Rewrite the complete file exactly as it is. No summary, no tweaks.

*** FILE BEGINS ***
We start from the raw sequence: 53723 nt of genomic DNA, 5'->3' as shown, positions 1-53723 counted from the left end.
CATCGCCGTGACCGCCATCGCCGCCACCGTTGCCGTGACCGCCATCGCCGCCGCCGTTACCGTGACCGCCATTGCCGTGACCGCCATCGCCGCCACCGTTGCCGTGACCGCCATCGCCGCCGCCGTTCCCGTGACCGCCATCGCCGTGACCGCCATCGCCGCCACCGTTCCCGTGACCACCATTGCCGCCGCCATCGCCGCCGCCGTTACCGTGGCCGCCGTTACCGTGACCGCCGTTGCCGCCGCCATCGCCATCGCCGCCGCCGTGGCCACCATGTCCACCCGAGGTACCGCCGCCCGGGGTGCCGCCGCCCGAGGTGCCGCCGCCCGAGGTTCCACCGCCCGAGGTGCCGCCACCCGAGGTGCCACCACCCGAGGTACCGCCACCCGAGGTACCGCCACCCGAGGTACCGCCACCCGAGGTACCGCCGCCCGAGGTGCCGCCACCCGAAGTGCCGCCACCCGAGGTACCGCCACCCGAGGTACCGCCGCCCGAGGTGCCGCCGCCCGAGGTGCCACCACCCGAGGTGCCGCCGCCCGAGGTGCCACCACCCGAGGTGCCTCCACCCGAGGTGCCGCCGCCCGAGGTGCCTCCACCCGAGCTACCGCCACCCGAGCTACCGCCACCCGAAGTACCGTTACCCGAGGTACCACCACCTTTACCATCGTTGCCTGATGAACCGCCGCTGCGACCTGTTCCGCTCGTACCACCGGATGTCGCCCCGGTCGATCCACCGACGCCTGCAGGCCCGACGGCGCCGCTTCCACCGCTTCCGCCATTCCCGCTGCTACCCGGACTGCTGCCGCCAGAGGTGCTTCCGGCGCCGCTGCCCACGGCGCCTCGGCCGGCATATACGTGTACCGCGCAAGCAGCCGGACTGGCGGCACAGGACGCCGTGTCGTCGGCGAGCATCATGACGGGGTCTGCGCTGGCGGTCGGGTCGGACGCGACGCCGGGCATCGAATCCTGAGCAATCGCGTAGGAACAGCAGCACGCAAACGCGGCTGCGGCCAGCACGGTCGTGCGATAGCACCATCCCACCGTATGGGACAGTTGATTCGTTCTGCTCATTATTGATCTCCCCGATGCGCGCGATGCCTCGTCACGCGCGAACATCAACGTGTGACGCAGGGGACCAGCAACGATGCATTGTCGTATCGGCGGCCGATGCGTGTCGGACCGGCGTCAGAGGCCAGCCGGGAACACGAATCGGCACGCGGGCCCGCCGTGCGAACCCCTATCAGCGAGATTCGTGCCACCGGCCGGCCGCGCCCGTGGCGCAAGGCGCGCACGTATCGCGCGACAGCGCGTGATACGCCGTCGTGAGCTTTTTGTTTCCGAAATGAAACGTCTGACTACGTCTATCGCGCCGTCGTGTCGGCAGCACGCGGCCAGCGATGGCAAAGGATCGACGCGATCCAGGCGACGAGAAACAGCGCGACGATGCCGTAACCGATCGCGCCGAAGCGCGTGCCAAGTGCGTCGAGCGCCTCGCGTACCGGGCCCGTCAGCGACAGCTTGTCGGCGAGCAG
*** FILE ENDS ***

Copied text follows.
We start from the raw sequence: 53723 nt of genomic DNA, 5'->3' as shown, positions 1-53723 counted from the left end.
CATCGCCGTGACCGCCATCGCCGCCACCGTTGCCGTGACCGCCATCGCCGCCGCCGTTACCGTGACCGCCATTGCCGTGACCGCCATCGCCGCCACCGTTGCCGTGACCGCCATCGCCGCCGCCGTTCCCGTGACCGCCATCGCCGTGACCGCCATCGCCGCCACCGTTCCCGTGACCACCATTGCCGCCGCCATCGCCGCCGCCGTTACCGTGGCCGCCGTTACCGTGACCGCCGTTGCCGCCGCCATCGCCATCGCCGCCGCCGTGGCCACCATGTCCACCCGAGGTACCGCCGCCCGGGGTGCCGCCGCCCGAGGTGCCGCCGCCCGAGGTTCCACCGCCCGAGGTGCCGCCACCCGAGGTGCCACCACCCGAGGTACCGCCACCCGAGGTACCGCCACCCGAGGTACCGCCACCCGAGGTACCGCCGCCCGAGGTGCCGCCACCCGAAGTGCCGCCACCCGAGGTACCGCCACCCGAGGTACCGCCGCCCGAGGTGCCGCCGCCCGAGGTGCCACCACCCGAGGTGCCGCCGCCCGAGGTGCCACCACCCGAGGTGCCTCCACCCGAGGTGCCGCCGCCCGAGGTGCCTCCACCCGAGCTACCGCCACCCGAGCTACCGCCACCCGAAGTACCGTTACCCGAGGTACCACCACCTTTACCATCGTTGCCTGATGAACCGCCGCTGCGACCTGTTCCGCTCGTACCACCGGATGTCGCCCCGGTCGATCCACCGACGCCTGCAGGCCCGACGGCGCCGCTTCCACCGCTTCCGCCATTCCCGCTGCTACCCGGACTGCTGCCGCCAGAGGTGCTTCCGGCGCCGCTGCCCACGGCGCCTCGGCCGGCATATACGTGTACCGCGCAAGCAGCCGGACTGGCGGCACAGGACGCCGTGTCGTCGGCGAGCATCATGACGGGGTCTGCGCTGGCGGTCGGGTCGGACGCGACGCCGGGCATCGAATCCTGAGCAATCGCGTAGGAACAGCAGCACGCAAACGCGGCTGCGGCCAGCACGGTCGTGCGATAGCACCATCCCACCGTATGGGACAGTTGATTCGTTCTGCTCATTATTGATCTCCCCGATGCGCGCGATGCCTCGTCACGCGCGAACATCAACGTGTGACGCAGGGGACCAGCAACGATGCATTGTCGTATCGGCGGCCGATGCGTGTCGGACCGGCGTCAGAGGCCAGCCGGGAACACGAATCGGCACGCGGGCCCGCCGTGCGAACCCCTATCAGCGAGATTCGTGCCACCGGCCGGCCGCGCCCGTGGCGCAAGGCGCGCACGTATCGCGCGACAGCGCGTGATACGCCGTCGTGAGCTTTTTGTTTCCGAAATGAAACGTCTGACTACGTCTATCGCGCCGTCGTGTCGGCAGCACGCGGCCAGCGATGGCAAAGGATCGACGCGATCCAGGCGACGAGAAACAGCGCGACGATGCCGTAACCGATCGCGCCGAAGCGCGTGCCAAGTGCGTCGAGCGCCTCGCGTACCGGGCCCGTCAGCGACAGCTTGTCGGCGAGCAG